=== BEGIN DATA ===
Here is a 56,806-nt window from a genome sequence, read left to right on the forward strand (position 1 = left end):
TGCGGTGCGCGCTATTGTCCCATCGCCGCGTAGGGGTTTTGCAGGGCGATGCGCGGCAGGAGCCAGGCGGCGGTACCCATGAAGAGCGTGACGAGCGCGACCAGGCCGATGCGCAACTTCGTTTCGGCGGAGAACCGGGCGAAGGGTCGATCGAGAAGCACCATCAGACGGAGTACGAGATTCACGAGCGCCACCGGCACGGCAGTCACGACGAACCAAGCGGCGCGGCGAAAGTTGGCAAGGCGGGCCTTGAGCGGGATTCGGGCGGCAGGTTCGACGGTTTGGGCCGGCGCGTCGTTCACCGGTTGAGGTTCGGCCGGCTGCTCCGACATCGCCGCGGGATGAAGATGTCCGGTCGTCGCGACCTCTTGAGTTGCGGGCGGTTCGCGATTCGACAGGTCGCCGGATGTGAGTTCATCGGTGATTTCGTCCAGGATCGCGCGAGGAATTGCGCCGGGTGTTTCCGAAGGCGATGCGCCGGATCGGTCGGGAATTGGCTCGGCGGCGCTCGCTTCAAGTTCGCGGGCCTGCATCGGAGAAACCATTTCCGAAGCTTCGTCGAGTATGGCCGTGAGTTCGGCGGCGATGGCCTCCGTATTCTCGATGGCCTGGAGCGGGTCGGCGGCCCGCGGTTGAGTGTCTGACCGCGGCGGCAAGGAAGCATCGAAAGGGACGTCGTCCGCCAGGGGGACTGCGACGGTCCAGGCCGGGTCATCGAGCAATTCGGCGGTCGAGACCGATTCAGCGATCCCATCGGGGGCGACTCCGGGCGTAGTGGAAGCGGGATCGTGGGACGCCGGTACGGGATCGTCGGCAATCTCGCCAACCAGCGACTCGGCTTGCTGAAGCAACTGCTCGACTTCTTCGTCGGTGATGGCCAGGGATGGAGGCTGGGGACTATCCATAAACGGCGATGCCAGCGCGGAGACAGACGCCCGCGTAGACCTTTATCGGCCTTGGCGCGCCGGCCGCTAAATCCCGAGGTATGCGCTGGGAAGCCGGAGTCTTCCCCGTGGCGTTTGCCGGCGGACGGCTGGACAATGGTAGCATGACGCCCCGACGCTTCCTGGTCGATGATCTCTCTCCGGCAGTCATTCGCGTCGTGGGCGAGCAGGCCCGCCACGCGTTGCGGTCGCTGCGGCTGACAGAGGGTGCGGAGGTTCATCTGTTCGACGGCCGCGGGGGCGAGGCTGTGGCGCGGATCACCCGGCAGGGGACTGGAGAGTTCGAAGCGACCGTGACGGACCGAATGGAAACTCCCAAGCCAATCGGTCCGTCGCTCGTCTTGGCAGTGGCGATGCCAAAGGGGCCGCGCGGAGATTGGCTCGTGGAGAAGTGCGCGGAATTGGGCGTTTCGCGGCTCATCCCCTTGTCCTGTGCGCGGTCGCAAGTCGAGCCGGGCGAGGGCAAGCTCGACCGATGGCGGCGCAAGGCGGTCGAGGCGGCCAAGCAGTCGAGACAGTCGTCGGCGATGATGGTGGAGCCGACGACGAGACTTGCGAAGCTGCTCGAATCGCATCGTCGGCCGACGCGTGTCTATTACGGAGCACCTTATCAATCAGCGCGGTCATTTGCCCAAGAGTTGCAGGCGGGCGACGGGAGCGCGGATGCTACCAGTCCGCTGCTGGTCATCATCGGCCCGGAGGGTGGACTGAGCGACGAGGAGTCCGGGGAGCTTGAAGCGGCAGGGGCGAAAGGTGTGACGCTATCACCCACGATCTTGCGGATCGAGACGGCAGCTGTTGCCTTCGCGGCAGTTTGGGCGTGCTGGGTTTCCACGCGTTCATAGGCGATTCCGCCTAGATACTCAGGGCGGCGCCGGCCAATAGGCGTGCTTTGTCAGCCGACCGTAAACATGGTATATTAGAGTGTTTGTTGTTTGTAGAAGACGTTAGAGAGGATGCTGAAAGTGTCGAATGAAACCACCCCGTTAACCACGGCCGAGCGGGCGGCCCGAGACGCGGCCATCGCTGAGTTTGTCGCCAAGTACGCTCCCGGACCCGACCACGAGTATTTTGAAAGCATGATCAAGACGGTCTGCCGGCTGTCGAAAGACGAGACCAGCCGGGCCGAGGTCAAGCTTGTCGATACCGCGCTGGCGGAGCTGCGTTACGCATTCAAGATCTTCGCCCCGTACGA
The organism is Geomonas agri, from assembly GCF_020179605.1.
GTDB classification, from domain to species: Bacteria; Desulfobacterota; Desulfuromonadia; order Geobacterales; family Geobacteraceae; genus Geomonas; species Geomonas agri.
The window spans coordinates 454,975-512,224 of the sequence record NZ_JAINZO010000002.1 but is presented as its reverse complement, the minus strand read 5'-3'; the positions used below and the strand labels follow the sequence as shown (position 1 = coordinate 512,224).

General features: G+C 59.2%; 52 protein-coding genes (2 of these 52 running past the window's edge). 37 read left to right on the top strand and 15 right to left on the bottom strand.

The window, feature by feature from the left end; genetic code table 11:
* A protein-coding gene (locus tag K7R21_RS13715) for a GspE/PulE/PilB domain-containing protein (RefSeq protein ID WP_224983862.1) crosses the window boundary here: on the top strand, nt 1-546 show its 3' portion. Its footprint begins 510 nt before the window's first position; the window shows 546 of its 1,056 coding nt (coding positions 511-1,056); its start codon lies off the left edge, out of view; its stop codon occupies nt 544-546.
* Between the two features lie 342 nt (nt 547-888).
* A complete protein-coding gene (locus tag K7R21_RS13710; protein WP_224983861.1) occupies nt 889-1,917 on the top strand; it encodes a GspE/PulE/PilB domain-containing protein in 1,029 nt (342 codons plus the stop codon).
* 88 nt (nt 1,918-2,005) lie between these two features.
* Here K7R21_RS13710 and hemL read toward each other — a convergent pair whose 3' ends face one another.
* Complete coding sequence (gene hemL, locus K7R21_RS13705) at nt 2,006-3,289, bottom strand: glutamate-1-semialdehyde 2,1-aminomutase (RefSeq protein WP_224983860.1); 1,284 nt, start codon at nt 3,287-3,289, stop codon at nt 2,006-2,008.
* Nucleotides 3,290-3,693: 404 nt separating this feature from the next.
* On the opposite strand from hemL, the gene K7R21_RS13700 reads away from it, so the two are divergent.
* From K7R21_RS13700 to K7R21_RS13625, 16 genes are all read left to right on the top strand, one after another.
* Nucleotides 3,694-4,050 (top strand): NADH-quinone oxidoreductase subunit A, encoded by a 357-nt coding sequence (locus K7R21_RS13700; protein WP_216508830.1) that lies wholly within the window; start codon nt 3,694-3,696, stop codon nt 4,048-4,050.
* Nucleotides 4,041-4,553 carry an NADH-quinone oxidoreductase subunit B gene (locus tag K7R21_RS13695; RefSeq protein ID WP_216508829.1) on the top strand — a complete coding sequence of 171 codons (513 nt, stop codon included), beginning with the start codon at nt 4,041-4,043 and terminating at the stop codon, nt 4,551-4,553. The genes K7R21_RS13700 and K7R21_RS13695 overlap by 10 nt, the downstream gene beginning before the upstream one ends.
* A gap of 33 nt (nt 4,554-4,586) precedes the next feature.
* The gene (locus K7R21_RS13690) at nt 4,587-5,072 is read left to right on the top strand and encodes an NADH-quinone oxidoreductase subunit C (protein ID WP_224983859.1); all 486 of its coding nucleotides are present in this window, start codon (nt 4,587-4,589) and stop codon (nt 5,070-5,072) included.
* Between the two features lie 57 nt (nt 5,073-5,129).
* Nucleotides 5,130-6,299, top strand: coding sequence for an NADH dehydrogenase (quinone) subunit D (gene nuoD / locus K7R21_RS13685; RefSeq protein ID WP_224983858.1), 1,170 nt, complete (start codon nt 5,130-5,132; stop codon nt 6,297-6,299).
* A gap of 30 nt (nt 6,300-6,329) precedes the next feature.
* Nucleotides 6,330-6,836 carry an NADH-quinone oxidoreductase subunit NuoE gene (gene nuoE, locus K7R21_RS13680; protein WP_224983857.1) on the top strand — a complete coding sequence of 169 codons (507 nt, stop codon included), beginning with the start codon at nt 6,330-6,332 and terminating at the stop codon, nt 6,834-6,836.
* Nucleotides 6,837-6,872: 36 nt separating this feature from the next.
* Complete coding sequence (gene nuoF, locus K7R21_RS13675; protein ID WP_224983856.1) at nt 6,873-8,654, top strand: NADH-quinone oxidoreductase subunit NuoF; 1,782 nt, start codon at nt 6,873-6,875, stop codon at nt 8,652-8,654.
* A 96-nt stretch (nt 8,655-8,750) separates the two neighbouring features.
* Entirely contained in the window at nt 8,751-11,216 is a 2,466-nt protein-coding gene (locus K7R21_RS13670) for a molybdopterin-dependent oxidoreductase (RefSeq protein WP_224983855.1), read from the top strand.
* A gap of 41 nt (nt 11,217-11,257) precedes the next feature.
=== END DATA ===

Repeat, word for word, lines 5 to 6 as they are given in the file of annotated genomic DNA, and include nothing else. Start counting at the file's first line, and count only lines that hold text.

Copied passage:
The window spans coordinates 454,975-512,224 of the sequence record NZ_JAINZO010000002.1 but is presented as its reverse complement, the minus strand read 5'-3'; the positions used below and the strand labels follow the sequence as shown (position 1 = coordinate 512,224).

General features: G+C 59.2%; 52 protein-coding genes (2 of these 52 running past the window's edge). 37 read left to right on the top strand and 15 right to left on the bottom strand.